In a city filled with unique and emerging artists in the 1990’s (Hootie & The Blowfish, Edwin McCain, Danielle Howle, Uncle Mingo), the sound of Charleston quintet Jump, Little Children was inescapable back then. They got played on alternative radio station 96 WAVE, performed at Wavefest on the same bill with the likes of David Byrne and Wilco, and eventually scored themselves a major label record deal. Although the band never quite became international superstars, JLC did earn a large and loyal following up and down the East Coast and into the Mid-West. Not bad for a group of kids who started out busking for spare change in the City Market in downtown Charleston. The band’s annual Dock Street Theatre shows became a holiday staple among music fans in Charleston, and when they finally decided to call it quits a decade ago, more than a few fans were crushed.
Then, earlier this year a website appeared showing just a picture of the Dock Street Theatre and a countdown clock. Rumors started flying. Finally, lo and behold, tickets went on sale for a slew of reunion shows by JLC in Atlanta, Nashville, Charlotte, Columbia, and yes, even Charleston. What, you didn’t hear about the ticket sale? That’s not surprising, given that every show in every city sold out less than a minute after going on sale. A couple of more Charleston shows were added at the Music Farm, and they also sold out in seconds. If there had been any question as to whether folks were still hungry for the music produced by JLC, that answered it nicely. I recently got the chance to talk to three members of JLC; drummer Evan Bivins, multi-instrumentalist Matthew Bivins, and bassist Jonathan Gray. We met in downtown Charleston at High Cotton, where the Bivins Brothers are enjoying cocktails. One week from the night we talked, they, along with guitarist and cellist Ward Williams and singer and guitarist Jay Clifford, would be heading out for the reunion tour with openers Slow Runner and INDIANOLA (Owen Beverly).
Who’s Idea was it to get a reunion going?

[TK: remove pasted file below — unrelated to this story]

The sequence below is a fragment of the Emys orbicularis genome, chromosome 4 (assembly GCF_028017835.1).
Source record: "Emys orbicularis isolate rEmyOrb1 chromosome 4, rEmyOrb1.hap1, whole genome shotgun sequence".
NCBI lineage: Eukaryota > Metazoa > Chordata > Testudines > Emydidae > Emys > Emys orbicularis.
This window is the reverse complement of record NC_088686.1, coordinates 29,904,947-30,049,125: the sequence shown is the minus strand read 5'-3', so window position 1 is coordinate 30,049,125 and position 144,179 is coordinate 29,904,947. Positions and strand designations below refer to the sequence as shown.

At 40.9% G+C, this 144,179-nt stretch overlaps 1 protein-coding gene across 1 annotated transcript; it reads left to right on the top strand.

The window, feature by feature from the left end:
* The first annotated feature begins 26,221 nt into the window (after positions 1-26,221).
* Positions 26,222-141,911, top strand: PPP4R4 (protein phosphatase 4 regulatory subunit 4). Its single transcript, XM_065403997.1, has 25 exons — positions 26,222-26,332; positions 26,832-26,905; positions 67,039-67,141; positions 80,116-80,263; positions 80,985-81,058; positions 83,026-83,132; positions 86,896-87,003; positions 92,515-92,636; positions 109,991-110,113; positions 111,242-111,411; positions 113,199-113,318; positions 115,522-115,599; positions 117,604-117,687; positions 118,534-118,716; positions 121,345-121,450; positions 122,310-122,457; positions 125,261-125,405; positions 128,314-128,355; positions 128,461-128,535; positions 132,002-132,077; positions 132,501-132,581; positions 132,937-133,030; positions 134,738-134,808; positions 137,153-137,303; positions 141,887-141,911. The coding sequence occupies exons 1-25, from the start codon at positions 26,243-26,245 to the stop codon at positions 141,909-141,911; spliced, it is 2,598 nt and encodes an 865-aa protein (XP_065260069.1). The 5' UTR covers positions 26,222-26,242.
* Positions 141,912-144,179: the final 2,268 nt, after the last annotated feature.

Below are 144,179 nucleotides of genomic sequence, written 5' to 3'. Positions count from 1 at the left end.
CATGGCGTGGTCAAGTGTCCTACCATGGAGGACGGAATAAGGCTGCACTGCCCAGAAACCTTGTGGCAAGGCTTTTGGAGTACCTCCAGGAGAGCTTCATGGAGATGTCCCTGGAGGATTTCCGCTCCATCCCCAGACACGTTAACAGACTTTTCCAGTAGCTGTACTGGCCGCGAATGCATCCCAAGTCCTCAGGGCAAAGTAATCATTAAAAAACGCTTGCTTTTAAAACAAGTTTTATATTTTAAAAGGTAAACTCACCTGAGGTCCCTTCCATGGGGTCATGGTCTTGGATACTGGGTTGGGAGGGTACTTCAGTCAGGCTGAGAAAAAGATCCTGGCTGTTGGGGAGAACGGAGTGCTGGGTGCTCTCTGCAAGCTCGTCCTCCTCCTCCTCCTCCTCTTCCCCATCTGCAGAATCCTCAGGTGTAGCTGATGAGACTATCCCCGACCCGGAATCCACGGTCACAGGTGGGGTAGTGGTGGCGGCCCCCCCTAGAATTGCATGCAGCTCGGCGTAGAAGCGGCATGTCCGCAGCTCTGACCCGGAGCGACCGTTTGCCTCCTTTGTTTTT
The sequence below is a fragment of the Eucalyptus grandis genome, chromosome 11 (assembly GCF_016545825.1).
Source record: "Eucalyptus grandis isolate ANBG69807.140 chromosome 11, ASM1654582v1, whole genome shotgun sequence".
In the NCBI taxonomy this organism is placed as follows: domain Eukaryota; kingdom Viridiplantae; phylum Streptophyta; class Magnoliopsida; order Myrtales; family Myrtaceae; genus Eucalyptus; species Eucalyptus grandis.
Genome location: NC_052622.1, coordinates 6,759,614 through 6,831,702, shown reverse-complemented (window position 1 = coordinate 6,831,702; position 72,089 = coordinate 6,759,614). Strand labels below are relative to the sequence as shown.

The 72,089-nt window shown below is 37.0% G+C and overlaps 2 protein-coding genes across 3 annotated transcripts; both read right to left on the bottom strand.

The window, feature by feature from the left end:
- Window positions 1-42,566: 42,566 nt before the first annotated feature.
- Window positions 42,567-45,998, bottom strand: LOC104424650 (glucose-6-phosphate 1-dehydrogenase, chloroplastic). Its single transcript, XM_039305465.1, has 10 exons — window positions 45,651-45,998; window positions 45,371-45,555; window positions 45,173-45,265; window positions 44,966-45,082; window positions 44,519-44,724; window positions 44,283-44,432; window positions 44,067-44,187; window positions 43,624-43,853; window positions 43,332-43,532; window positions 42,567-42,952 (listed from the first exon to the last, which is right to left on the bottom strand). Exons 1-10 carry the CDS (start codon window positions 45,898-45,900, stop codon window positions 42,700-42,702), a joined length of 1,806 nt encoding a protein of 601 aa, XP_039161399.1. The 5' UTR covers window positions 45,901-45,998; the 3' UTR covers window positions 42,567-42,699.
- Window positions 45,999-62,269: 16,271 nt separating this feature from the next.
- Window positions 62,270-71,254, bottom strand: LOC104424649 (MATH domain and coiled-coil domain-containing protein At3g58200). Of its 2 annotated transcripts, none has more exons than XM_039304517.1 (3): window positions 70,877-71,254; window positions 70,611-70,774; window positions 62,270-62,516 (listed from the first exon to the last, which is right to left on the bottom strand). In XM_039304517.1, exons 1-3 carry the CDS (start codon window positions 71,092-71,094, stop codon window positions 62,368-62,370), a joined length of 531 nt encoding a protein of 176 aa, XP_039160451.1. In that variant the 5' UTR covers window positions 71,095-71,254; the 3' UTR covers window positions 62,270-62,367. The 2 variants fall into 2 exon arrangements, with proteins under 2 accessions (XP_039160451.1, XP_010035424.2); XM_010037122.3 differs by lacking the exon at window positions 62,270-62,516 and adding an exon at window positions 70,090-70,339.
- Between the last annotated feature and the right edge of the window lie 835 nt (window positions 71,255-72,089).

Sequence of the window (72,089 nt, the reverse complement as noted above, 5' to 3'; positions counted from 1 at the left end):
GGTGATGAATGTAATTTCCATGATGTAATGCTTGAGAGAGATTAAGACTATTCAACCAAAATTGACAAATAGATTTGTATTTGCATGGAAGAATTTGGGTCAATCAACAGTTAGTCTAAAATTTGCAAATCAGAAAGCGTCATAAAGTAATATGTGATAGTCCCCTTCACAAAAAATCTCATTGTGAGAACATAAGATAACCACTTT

Matthew Bivins: “I think it was Evan’s.”
Evan Bivins: “I wrote an email to everybody a year or two ago. The way I remember it, in our last Dock Street shows ten years ago, we were sitting backstage, kind of casually saying that if we got back together, it probably wouldn’t be for ten years. I think at the time we just assumed it would be at the Dock Street, never assuming at the time that maybe the Dock Street wouldn’t be available.”
MB: “Or wouldn’t be interested.”
EB: “That almost happened. We almost weren’t able to do a show at the Dock Street this year. We had to kind of finagle it. I mean, it’s been ten years. There are different people there, and they’re like ‘Jump, Little who?’ Also, it took us about a year, once we had decided to start winding things down. We decided about a year ahead of time to call it quits, so we figured we’d need about the same amount of time to wind it back up.”
What was the band’s reaction when the shows all sold out so quickly?
EB: “Our minds were blown! I mean honestly, it was at first confusion. (Manager) Vance McNabb, Matt, and I first put the tickets up for sale, and we were sitting there and we honestly knew we were going to sell some tickets immediately. We figured over the course of a couple of weeks we’d maybe sell half the tickets to all of the shows, and then we’d start promoting and hopefully get the rest of the tickets sold. Immediately people started texting me and contacting me on Facebook, saying ‘There’s no tickets left!‘ So we thought that something was broken.”
MB: “We had to call Etix and say, ‘Look, is something wrong? Did someone hack the system?‘“
EB: “We just couldn’t believe it.”
MB: “We’re not trying to be cool here. We were truly confused. We were also very honored, very surprised, and super touched.”
EB: “I mean, we didn’t have Facebook back (when the band was together). We had MySpace, and we weren’t really good at that. So I thought about that, and I realized that (when we were together) it’s probably about the music, and it’s probably about the venues, but it’s really about the fans and the community and what they started.”